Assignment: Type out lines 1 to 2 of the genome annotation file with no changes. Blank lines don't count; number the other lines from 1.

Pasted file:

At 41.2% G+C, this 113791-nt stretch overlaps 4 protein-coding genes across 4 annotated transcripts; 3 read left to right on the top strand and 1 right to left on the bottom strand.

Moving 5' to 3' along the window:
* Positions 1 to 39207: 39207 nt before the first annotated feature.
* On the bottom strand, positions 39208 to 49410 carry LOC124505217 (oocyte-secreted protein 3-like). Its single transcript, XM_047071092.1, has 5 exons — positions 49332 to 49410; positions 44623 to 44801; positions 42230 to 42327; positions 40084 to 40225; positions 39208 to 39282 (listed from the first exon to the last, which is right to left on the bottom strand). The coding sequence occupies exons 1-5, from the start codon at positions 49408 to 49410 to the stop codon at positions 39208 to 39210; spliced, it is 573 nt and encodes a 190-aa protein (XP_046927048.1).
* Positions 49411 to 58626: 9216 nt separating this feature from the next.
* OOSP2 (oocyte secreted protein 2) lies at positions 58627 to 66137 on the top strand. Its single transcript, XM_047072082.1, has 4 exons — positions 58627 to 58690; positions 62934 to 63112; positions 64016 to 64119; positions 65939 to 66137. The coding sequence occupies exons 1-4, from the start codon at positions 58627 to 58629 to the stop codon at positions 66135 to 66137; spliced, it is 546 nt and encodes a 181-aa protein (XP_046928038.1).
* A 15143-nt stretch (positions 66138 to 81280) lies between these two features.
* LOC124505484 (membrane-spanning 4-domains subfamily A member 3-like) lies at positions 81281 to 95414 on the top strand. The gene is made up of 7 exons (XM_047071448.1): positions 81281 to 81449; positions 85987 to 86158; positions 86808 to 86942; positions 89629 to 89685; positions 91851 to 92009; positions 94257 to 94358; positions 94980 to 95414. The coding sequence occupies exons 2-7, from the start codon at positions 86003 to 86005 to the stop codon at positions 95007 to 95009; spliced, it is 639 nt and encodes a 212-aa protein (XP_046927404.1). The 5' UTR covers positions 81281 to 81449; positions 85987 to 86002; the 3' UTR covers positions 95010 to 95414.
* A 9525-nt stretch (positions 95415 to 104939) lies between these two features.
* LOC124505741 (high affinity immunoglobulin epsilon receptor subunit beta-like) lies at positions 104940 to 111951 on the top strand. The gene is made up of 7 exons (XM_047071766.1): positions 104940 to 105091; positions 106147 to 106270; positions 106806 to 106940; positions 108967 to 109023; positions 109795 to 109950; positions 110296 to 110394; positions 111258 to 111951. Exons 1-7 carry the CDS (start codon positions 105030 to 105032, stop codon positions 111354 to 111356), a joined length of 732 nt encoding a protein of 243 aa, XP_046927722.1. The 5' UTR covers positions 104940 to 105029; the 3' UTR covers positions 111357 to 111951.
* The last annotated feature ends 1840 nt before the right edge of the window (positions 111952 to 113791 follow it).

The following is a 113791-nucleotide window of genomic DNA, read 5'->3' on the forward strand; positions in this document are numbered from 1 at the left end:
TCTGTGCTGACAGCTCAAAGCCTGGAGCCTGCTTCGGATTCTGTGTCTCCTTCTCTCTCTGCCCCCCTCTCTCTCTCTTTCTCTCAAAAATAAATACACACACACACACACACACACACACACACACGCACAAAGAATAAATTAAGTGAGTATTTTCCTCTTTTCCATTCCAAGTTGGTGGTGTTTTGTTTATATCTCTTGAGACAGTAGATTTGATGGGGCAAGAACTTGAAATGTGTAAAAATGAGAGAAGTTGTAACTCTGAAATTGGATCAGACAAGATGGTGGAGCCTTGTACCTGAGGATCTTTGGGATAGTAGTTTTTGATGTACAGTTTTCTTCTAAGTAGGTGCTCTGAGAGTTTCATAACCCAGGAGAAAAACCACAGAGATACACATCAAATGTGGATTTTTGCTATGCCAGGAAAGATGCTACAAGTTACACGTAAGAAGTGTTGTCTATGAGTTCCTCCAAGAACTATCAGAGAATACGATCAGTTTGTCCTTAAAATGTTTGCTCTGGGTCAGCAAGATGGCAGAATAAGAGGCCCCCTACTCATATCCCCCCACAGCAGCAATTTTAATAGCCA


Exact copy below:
At 41.2% G+C, this 113791-nt stretch overlaps 4 protein-coding genes across 4 annotated transcripts; 3 read left to right on the top strand and 1 right to left on the bottom strand.

Moving 5' to 3' along the window: